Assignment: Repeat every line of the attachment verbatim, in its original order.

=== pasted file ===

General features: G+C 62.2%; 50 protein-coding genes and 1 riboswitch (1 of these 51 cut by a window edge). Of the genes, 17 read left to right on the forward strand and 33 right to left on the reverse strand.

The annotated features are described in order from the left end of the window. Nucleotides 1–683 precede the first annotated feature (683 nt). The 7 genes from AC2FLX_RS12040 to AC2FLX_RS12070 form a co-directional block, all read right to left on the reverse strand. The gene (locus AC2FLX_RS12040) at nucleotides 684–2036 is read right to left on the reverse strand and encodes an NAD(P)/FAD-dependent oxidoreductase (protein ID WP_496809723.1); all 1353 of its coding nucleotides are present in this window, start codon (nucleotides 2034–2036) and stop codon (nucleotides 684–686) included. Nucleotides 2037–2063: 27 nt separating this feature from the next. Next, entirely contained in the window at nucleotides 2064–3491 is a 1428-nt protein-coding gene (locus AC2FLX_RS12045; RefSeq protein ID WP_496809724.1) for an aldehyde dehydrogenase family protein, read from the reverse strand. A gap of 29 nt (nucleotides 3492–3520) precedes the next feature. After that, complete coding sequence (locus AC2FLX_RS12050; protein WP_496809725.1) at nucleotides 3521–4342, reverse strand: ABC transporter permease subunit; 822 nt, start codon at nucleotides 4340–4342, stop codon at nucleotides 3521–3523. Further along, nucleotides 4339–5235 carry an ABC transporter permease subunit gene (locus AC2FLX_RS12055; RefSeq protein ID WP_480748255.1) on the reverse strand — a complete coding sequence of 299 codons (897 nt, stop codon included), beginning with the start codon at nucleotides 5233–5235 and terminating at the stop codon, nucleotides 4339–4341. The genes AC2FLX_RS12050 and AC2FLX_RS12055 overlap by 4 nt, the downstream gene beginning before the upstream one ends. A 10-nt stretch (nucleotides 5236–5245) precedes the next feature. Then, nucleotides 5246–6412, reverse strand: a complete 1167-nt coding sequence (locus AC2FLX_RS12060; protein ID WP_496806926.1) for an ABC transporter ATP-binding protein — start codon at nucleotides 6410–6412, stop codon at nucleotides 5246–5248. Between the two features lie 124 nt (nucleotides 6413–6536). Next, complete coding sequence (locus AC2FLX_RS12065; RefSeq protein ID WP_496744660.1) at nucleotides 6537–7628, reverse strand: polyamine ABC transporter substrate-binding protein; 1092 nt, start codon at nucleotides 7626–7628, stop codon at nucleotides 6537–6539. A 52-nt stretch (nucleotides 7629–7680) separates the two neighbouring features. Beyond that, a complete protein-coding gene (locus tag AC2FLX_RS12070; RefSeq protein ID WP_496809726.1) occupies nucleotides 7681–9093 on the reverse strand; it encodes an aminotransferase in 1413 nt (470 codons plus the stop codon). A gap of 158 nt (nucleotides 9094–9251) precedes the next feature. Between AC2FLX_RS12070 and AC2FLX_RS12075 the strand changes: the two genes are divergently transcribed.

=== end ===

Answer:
General features: G+C 62.2%; 50 protein-coding genes and 1 riboswitch (1 of these 51 cut by a window edge). Of the genes, 17 read left to right on the forward strand and 33 right to left on the reverse strand.

The annotated features are described in order from the left end of the window. Nucleotides 1–683 precede the first annotated feature (683 nt). The 7 genes from AC2FLX_RS12040 to AC2FLX_RS12070 form a co-directional block, all read right to left on the reverse strand. The gene (locus AC2FLX_RS12040) at nucleotides 684–2036 is read right to left on the reverse strand and encodes an NAD(P)/FAD-dependent oxidoreductase (protein ID WP_496809723.1); all 1353 of its coding nucleotides are present in this window, start codon (nucleotides 2034–2036) and stop codon (nucleotides 684–686) included. Nucleotides 2037–2063: 27 nt separating this feature from the next. Next, entirely contained in the window at nucleotides 2064–3491 is a 1428-nt protein-coding gene (locus AC2FLX_RS12045; RefSeq protein ID WP_496809724.1) for an aldehyde dehydrogenase family protein, read from the reverse strand. A gap of 29 nt (nucleotides 3492–3520) precedes the next feature. After that, complete coding sequence (locus AC2FLX_RS12050; protein WP_496809725.1) at nucleotides 3521–4342, reverse strand: ABC transporter permease subunit; 822 nt, start codon at nucleotides 4340–4342, stop codon at nucleotides 3521–3523. Further along, nucleotides 4339–5235 carry an ABC transporter permease subunit gene (locus AC2FLX_RS12055; RefSeq protein ID WP_480748255.1) on the reverse strand — a complete coding sequence of 299 codons (897 nt, stop codon included), beginning with the start codon at nucleotides 5233–5235 and terminating at the stop codon, nucleotides 4339–4341. The genes AC2FLX_RS12050 and AC2FLX_RS12055 overlap by 4 nt, the downstream gene beginning before the upstream one ends. A 10-nt stretch (nucleotides 5236–5245) precedes the next feature. Then, nucleotides 5246–6412, reverse strand: a complete 1167-nt coding sequence (locus AC2FLX_RS12060; protein ID WP_496806926.1) for an ABC transporter ATP-binding protein — start codon at nucleotides 6410–6412, stop codon at nucleotides 5246–5248. Between the two features lie 124 nt (nucleotides 6413–6536). Next, complete coding sequence (locus AC2FLX_RS12065; RefSeq protein ID WP_496744660.1) at nucleotides 6537–7628, reverse strand: polyamine ABC transporter substrate-binding protein; 1092 nt, start codon at nucleotides 7626–7628, stop codon at nucleotides 6537–6539. A 52-nt stretch (nucleotides 7629–7680) separates the two neighbouring features. Beyond that, a complete protein-coding gene (locus tag AC2FLX_RS12070; RefSeq protein ID WP_496809726.1) occupies nucleotides 7681–9093 on the reverse strand; it encodes an aminotransferase in 1413 nt (470 codons plus the stop codon). A gap of 158 nt (nucleotides 9094–9251) precedes the next feature. Between AC2FLX_RS12070 and AC2FLX_RS12075 the strand changes: the two genes are divergently transcribed.